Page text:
Abnormalcy Bias

Abnormalcy Bias
By: J.B. Hixson, Ph.D.

Most people are familiar with the term “normalcy bias,” or as it is known in the field of psychology, cognitive bias. The concept was introduced in the early 1970s by psychologists Amos Tversky and Daniel Kahneman after studying perceptual bias in problem-solving.

In short, normalcy bias is a coping mechanism that blinds people to the truth even when it is right in front of their eyes. It is sometimes called “analysis paralysis” or “the ostrich effect” because it prevents people from recognizing the seriousness of a situation.

According to psychologists, people tend to underestimate the likelihood or impact of a disaster or other crisis. This phenomenon has a firm grip on the cerebrum of most people. For example, the notion that a powerful global cabal is conspiring with Satan and his evil celestial beings to take over the world and usher in a New World Order is too far-fetched. The concept is so far outside their “normal” view of life they cannot allow their minds to go there; but it is true (Psalm 2:1-12).

I would like to suggest that a different psychological phenomenon is gaining traction within the world of Bible prophecy enthusiasts. You might call it, “abnormalcy bias.” Here’s how it works.

As we witness the prophetic events of Scripture unfold before our eyes in unprecedented ways, we tend to assume the end of the world as we know it is upon us. “This is it!” we exclaim. “The Lord is coming back any second!” We rally together with other students of prophecy and begin making plans to bug out. While it is wise to develop a well-thought-out preparedness plan (Proverbs 22:3), I sometimes wonder if the pendulum of awareness has swung 180 degrees in the opposite direction.

Although many people stick their heads in the sand and ignore the signs of the times—normalcy bias, some overreact and work themselves up into a panic, skittering about frantically as they herald the impending apocalypse—abnormalcy bias. There is a fine line between preparedness and panic. We are called to be awake and aware (1 Thessalonians 5:6), but we must never be anxious or alarmed (2 Timothy 1:7).

It is one thing to eagerly await the return of the Lord with excitement and expectancy (Philippians 3:20); it is quite another to devolve into hysteria. I hear from people regularly who are emptying their bank accounts, selling their possessions, and heading for the hills. This is a sure sign of abnormalcy bias.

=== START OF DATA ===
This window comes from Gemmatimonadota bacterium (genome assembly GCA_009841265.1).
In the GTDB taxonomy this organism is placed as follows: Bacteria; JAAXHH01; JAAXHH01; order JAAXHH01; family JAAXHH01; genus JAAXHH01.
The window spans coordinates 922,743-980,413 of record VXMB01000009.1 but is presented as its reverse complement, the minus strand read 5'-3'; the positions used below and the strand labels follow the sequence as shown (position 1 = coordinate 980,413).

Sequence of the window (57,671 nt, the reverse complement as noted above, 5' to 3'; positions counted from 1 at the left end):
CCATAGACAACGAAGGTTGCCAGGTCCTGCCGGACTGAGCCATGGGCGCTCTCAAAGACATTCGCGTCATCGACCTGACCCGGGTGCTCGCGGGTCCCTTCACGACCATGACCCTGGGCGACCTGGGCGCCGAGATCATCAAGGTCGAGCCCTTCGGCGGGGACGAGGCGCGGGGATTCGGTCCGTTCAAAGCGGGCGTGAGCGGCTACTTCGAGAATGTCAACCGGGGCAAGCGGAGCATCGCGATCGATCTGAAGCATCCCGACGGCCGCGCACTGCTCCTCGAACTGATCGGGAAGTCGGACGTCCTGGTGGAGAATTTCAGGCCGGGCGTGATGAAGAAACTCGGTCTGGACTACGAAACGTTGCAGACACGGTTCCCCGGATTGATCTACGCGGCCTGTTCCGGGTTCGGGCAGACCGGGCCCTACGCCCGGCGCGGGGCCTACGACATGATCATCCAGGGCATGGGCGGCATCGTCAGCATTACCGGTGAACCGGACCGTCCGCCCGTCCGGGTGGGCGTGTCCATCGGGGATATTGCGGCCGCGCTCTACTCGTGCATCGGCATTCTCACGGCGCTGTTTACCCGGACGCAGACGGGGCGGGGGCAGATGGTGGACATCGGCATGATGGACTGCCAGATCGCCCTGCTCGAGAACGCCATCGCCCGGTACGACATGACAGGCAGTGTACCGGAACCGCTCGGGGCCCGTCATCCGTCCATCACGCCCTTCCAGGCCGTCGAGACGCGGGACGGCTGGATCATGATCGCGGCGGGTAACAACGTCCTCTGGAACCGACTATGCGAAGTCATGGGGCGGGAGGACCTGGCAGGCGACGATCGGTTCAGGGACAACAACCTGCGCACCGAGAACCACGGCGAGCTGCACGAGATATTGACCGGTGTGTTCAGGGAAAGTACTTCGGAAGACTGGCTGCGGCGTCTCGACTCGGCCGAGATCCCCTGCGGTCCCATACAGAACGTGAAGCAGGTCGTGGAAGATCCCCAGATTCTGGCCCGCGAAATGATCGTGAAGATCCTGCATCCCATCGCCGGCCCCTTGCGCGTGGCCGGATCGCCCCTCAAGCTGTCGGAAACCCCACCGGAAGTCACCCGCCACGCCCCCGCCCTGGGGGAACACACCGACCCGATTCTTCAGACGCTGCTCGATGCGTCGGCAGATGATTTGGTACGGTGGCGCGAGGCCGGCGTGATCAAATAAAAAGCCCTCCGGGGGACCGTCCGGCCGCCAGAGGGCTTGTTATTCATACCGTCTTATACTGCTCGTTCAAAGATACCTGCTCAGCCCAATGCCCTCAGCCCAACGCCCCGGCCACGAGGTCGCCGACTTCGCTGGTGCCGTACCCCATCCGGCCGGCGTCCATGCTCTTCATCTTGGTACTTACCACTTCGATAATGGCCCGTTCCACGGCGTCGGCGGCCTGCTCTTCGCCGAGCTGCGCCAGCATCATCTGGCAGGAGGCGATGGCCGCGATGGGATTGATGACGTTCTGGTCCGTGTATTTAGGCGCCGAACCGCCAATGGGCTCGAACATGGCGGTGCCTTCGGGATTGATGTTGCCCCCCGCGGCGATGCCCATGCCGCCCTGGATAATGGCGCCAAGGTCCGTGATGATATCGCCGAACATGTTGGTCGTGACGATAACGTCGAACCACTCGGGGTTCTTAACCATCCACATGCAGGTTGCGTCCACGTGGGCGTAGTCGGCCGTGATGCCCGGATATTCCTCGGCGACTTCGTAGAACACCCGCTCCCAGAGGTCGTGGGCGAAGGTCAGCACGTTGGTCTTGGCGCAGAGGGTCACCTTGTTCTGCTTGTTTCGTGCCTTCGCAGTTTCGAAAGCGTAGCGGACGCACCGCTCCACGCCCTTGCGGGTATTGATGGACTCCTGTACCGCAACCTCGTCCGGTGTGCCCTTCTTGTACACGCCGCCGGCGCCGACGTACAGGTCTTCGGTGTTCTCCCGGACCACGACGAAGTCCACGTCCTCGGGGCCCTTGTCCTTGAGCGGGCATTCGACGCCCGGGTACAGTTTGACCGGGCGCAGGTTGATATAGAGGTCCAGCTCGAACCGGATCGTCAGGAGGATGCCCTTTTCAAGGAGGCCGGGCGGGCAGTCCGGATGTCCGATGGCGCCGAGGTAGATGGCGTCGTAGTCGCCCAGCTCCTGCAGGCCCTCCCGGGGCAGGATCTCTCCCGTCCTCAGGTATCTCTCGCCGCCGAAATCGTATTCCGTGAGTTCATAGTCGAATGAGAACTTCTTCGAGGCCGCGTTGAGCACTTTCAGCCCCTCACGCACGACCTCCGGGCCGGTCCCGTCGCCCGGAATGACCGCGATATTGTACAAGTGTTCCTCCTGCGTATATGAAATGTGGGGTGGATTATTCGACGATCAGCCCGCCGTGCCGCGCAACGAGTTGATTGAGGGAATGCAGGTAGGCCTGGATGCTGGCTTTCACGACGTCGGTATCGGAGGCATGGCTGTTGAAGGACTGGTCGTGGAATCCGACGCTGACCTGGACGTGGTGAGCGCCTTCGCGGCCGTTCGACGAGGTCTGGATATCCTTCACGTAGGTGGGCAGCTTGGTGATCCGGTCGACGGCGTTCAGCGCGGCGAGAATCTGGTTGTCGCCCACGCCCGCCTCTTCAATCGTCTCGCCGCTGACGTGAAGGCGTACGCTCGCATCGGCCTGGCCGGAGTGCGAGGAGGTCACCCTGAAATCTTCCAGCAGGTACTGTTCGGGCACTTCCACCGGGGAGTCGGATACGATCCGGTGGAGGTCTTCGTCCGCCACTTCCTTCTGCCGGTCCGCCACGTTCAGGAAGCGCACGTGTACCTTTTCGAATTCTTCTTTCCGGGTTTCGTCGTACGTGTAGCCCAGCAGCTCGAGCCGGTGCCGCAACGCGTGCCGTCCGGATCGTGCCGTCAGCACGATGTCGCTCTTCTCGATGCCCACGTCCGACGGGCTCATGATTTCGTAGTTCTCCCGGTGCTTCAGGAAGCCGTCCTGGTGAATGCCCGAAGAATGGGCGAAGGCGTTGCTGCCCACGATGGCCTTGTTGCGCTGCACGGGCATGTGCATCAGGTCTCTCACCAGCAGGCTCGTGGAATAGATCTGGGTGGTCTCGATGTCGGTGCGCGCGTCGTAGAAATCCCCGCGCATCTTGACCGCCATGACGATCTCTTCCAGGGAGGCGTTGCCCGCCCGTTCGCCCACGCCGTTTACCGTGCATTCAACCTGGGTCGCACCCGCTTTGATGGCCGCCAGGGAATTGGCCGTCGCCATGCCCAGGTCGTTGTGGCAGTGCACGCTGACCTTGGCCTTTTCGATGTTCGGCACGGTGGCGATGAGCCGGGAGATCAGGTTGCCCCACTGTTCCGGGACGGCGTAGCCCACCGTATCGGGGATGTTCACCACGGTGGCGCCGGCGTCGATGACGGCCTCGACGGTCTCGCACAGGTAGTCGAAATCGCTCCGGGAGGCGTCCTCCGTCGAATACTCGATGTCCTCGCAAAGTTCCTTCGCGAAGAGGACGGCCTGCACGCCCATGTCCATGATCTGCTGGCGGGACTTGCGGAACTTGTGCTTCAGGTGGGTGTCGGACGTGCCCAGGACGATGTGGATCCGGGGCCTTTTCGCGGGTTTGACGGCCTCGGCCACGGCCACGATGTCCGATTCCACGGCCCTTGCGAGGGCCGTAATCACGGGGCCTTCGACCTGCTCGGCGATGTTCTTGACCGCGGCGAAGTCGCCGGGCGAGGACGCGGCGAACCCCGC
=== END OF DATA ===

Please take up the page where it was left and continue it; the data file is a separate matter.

Once you awaken to the world as it really exists, a world under the sway of the wicked one (1 John 5:19), you so desperately want the Lord Jesus to return you see signs of His coming behind every earthquake, weather phenomenon, and economic upheaval. This leads to the unintended scenario where God’s people, well-intentioned though they may be, quit before their job is done.

When the Lord comes in the air (1 Thessalonians 4:17), will you be able to say with the Apostle Paul, “I have fought the good fight, I have finished the race, I have kept the faith” (2 Timothy 4:7)? Or will you emerge sheepishly from your underground bunker, ashamed that you did not do more in the waning moments of this age?

God has us here for a reason. The Church is His divine design for advancing the message of grace and bringing the good news of salvation through Jesus Christ to a lost and dying world. The more the signs of the times point to the soon return of our Savior, the more we should work urgently to fulfill the Great Commission. Now is not the time to circle the wagons; now is the time to rescue the masses!

Let me encourage you to be on guard against abnormalcy bias. Do not become so fixated on the eastern sky that you ignore the fields in the foreground—fields that are white unto harvest (John 4:35). Look up. Yes! Be watchful. Yes! But be busy. May the Lord find us faithful, not fearful.

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